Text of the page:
By late July 2015, Colombians had about 149 trillion pesos saved in mandatory pensions, plus 13 trillion in voluntary pensions and more than 9 trillion in severance funds. Some of these resources, which are managed by pension fund administration firms, may now be allocated to finance infrastructure projects in Colombia under Public Private Partnerships (“PPPs”).
This document briefly highlights the regulatory changes that allow using the above resources to finance infrastructure projects.
By means of Decree 1385 of June 22, 2015, the Ministry of Finance amended Decree 2555 of 2010 as it relates to the investment regime for mandatory pension and severance funds, insurance companies and capitalization firms. The change aims at facilitating the participation of institutional investors in the financing of infrastructure projects undertaken in the form of PPP projects; it focused on the requirements for investment in assets where the issuer is a related company, and limits for investment in such securities.
• Qualification Requirements for Investment.
Decree 1385 amended the eligibility requirements for admissibility of investments and changed aspects of the limits on investment: it expressly states that investments will not be admissible in private equity funds that invest in assets, shares and securities where the issuer, acceptor, guarantor or owner is the institutional investor, affiliate or subsidiary of same; or its parent or affiliate or subsidiary thereof. There is an exception for cases of private equity funds that allocate at least two-thirds of their investors’ contributions to infrastructure PPP projects regulated under Law 1508 of 2012.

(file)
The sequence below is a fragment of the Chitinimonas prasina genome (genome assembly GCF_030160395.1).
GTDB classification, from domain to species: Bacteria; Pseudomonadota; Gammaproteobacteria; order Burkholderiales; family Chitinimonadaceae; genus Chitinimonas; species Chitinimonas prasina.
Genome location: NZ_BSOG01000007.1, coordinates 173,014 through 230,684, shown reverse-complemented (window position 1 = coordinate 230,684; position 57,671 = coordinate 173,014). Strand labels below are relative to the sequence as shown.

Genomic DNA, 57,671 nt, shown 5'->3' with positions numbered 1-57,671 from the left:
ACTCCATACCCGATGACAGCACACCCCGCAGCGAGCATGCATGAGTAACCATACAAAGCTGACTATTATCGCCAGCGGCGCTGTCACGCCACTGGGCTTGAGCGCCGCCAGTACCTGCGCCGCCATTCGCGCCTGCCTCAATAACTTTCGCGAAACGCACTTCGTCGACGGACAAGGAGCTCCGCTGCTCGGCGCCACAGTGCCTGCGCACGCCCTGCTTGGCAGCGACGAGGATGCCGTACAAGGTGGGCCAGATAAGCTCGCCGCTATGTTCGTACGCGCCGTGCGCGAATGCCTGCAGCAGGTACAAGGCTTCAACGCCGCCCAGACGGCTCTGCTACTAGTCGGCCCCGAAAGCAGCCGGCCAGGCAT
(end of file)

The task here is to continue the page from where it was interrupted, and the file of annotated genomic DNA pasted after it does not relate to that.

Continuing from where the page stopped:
Notwithstanding the above, in order to ensure transparency of the investments, these must be approved by the board of directors of the institutional investor, which in turn must ensure that the professional fund manager and investment committee members are independent. In addition, the sum of the shares managed by the institutional investor, belonging both to it and to its affiliates, must be less than 50% of the fund’s assets. The Financial Superintendence of Colombia will oversee compliance of the foregoing requirements.
• Limits on Investment.
Investments in securities where the issuer, acceptor, guarantor or originator of a securitization is an entity linked to the institutional investor cannot exceed 10% of the value of each the types of mandatory pension fund. However, with the amendment introduced by Decree 1385 of 2015, the calculation of this limit will not take into account investments made by private equity funds in assets, shares or securities issued or guaranteed by entities related to the fund, when it assigns at least two-thirds of its investors’ contributions to infrastructure PPP projects.
To Keep in Mind.
The possibilities for financing fourth-generation (4G) infrastructure projects have thus been expanded, and pension funds have been allowed to diversify their portfolios to improve their return on investments, which naturally results in a benefit to all of their members.
Subject to compliance with the regulatory requirements to avoid conflicts of interest, the changes introduced by Decree 1385 will expand the range of investment possibilities for Mandatory Pension Funds in a capital market like Colombia’s, which is still shallow. Additionally, it will provide the 4G concessions with additional funding alternatives, which in an environment of volatile interest rates and devaluation of the peso against the dollar, may reduce the financing costs associated with these projects by harnessing local funding sources.
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Author: Carlos Carvajal